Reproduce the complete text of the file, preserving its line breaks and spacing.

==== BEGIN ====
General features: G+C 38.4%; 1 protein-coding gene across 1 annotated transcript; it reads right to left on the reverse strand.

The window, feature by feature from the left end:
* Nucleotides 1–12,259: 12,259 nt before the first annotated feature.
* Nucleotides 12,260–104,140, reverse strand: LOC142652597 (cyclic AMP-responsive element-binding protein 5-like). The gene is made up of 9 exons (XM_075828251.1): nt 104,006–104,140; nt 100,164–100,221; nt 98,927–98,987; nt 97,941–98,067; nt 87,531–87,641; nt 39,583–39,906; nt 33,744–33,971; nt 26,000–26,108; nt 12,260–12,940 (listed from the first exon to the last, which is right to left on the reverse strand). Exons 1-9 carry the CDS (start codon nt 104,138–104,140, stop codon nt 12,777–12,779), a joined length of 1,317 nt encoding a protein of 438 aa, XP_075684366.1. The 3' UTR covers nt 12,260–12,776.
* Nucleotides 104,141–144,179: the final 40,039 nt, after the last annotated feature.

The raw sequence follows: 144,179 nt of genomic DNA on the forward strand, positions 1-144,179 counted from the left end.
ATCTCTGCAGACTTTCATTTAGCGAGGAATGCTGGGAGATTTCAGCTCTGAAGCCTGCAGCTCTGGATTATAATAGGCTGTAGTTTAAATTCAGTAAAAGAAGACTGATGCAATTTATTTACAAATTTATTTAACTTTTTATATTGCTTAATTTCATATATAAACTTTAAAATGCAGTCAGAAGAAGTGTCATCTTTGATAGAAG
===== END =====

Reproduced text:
General features: G+C 38.4%; 1 protein-coding gene across 1 annotated transcript; it reads right to left on the reverse strand.

The window, feature by feature from the left end:
* Nucleotides 1–12,259: 12,259 nt before the first annotated feature.
* Nucleotides 12,260–104,140, reverse strand: LOC142652597 (cyclic AMP-responsive element-binding protein 5-like). The gene is made up of 9 exons (XM_075828251.1): nt 104,006–104,140; nt 100,164–100,221; nt 98,927–98,987; nt 97,941–98,067; nt 87,531–87,641; nt 39,583–39,906; nt 33,744–33,971; nt 26,000–26,108; nt 12,260–12,940 (listed from the first exon to the last, which is right to left on the reverse strand). Exons 1-9 carry the CDS (start codon nt 104,138–104,140, stop codon nt 12,777–12,779), a joined length of 1,317 nt encoding a protein of 438 aa, XP_075684366.1. The 3' UTR covers nt 12,260–12,776.
* Nucleotides 104,141–144,179: the final 40,039 nt, after the last annotated feature.

The raw sequence follows: 144,179 nt of genomic DNA on the forward strand, positions 1-144,179 counted from the left end.
ATCTCTGCAGACTTTCATTTAGCGAGGAATGCTGGGAGATTTCAGCTCTGAAGCCTGCAGCTCTGGATTATAATAGGCTGTAGTTTAAATTCAGTAAAAGAAGACTGATGCAATTTATTTACAAATTTATTTAACTTTTTATATTGCTTAATTTCATATATAAACTTTAAAATGCAGTCAGAAGAAGTGTCATCTTTGATAGAAG